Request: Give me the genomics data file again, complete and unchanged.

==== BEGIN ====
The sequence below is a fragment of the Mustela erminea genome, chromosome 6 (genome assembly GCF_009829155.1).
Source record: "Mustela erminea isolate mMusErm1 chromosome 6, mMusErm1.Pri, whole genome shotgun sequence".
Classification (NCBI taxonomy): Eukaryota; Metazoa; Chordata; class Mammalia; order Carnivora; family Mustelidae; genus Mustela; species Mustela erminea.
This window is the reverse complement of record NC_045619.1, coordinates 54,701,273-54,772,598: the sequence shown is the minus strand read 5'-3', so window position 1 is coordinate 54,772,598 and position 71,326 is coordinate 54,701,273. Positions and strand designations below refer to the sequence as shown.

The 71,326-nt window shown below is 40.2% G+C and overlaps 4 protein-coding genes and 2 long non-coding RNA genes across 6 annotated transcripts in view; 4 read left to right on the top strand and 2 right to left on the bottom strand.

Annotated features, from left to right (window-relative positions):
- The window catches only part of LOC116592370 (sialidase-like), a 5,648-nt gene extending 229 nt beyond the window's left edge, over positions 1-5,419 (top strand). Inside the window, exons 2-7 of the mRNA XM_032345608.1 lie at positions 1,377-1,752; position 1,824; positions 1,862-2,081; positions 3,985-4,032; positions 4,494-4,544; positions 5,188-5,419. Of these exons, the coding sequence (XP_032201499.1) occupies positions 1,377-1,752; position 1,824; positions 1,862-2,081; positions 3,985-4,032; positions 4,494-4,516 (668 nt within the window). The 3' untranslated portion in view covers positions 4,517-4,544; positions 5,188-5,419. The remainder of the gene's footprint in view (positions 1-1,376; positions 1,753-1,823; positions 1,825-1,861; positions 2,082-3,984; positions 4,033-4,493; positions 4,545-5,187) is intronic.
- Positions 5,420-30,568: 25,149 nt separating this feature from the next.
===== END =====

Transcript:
The sequence below is a fragment of the Mustela erminea genome, chromosome 6 (genome assembly GCF_009829155.1).
Source record: "Mustela erminea isolate mMusErm1 chromosome 6, mMusErm1.Pri, whole genome shotgun sequence".
Classification (NCBI taxonomy): Eukaryota; Metazoa; Chordata; class Mammalia; order Carnivora; family Mustelidae; genus Mustela; species Mustela erminea.
This window is the reverse complement of record NC_045619.1, coordinates 54,701,273-54,772,598: the sequence shown is the minus strand read 5'-3', so window position 1 is coordinate 54,772,598 and position 71,326 is coordinate 54,701,273. Positions and strand designations below refer to the sequence as shown.

The 71,326-nt window shown below is 40.2% G+C and overlaps 4 protein-coding genes and 2 long non-coding RNA genes across 6 annotated transcripts in view; 4 read left to right on the top strand and 2 right to left on the bottom strand.

Annotated features, from left to right (window-relative positions):
- The window catches only part of LOC116592370 (sialidase-like), a 5,648-nt gene extending 229 nt beyond the window's left edge, over positions 1-5,419 (top strand). Inside the window, exons 2-7 of the mRNA XM_032345608.1 lie at positions 1,377-1,752; position 1,824; positions 1,862-2,081; positions 3,985-4,032; positions 4,494-4,544; positions 5,188-5,419. Of these exons, the coding sequence (XP_032201499.1) occupies positions 1,377-1,752; position 1,824; positions 1,862-2,081; positions 3,985-4,032; positions 4,494-4,516 (668 nt within the window). The 3' untranslated portion in view covers positions 4,517-4,544; positions 5,188-5,419. The remainder of the gene's footprint in view (positions 1-1,376; positions 1,753-1,823; positions 1,825-1,861; positions 2,082-3,984; positions 4,033-4,493; positions 4,545-5,187) is intronic.
- Positions 5,420-30,568: 25,149 nt separating this feature from the next.